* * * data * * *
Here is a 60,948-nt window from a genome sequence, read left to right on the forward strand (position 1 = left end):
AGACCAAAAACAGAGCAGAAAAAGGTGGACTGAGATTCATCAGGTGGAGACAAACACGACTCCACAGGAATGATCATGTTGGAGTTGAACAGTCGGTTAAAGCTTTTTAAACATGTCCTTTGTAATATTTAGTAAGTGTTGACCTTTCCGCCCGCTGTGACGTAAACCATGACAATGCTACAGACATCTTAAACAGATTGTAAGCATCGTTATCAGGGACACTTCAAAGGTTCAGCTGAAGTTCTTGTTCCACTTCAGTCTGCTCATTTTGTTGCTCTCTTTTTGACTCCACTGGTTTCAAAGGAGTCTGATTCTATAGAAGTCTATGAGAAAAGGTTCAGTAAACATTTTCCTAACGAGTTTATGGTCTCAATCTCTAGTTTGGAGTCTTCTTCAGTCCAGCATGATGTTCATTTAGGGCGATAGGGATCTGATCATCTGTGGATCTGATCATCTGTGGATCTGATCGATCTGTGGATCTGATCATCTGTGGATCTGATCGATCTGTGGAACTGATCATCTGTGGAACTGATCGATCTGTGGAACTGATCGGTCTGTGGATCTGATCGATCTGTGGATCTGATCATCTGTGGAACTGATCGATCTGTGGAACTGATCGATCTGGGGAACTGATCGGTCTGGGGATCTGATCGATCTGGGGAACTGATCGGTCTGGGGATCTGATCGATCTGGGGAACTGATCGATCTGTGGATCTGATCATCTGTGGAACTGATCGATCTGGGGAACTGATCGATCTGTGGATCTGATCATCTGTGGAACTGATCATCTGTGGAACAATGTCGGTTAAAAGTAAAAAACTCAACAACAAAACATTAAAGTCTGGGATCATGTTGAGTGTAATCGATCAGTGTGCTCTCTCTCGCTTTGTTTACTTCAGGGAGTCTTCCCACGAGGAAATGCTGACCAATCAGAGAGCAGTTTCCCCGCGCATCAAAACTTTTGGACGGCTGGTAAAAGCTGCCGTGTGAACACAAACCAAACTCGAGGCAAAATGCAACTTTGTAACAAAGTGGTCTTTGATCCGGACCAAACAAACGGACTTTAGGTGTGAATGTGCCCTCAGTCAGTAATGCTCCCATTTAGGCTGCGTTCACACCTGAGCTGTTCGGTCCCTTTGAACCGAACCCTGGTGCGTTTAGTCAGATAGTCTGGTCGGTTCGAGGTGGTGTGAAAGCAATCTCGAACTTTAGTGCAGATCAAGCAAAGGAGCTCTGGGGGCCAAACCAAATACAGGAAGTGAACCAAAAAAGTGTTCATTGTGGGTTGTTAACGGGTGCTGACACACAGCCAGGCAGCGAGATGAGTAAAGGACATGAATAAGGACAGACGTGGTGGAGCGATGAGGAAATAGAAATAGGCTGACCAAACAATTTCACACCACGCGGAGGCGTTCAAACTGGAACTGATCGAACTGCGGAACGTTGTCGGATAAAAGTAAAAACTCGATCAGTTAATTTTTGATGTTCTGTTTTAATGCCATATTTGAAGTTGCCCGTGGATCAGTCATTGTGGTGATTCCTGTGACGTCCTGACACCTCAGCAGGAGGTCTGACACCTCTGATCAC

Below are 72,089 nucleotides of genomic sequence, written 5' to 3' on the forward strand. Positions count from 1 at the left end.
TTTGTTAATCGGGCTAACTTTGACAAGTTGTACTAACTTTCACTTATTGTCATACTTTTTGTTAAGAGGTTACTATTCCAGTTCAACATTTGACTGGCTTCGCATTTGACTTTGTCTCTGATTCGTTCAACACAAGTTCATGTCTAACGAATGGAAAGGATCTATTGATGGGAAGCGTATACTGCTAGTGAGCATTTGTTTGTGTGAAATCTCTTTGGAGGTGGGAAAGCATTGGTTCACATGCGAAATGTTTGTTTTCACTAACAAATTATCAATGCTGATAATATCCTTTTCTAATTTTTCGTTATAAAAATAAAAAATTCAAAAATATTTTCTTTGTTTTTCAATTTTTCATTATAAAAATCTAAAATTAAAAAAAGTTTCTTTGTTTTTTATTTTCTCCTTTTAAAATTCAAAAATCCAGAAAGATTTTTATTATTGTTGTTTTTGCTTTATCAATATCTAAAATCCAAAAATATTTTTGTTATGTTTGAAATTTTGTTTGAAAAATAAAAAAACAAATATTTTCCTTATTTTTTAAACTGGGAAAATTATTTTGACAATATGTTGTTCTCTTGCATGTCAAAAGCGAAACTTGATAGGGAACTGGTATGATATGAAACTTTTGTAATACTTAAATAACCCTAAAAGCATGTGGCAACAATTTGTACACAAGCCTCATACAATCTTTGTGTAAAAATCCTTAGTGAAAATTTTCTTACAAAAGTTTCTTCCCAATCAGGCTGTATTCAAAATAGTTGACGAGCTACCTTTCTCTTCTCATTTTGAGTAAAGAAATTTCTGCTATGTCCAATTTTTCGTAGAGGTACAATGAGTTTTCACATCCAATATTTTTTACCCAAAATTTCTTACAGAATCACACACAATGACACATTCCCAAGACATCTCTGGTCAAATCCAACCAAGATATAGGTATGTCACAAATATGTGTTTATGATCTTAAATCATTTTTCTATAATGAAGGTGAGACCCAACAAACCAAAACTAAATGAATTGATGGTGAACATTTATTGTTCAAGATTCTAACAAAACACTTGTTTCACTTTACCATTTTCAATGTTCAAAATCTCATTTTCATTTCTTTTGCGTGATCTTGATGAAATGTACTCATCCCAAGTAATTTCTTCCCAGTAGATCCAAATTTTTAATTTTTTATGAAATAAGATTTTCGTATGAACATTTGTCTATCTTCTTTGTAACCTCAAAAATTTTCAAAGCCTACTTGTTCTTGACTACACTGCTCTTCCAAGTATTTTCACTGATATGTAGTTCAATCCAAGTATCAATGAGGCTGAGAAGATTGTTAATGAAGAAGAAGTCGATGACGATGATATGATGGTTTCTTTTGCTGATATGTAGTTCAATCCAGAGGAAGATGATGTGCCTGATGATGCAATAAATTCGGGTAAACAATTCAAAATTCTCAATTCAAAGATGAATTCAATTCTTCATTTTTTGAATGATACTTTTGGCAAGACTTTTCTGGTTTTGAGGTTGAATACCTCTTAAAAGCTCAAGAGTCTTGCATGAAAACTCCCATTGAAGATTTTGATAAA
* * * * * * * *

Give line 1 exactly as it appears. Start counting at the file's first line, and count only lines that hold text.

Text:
Here is a 60,948-nt window from a genome sequence, read left to right on the forward strand (position 1 = left end):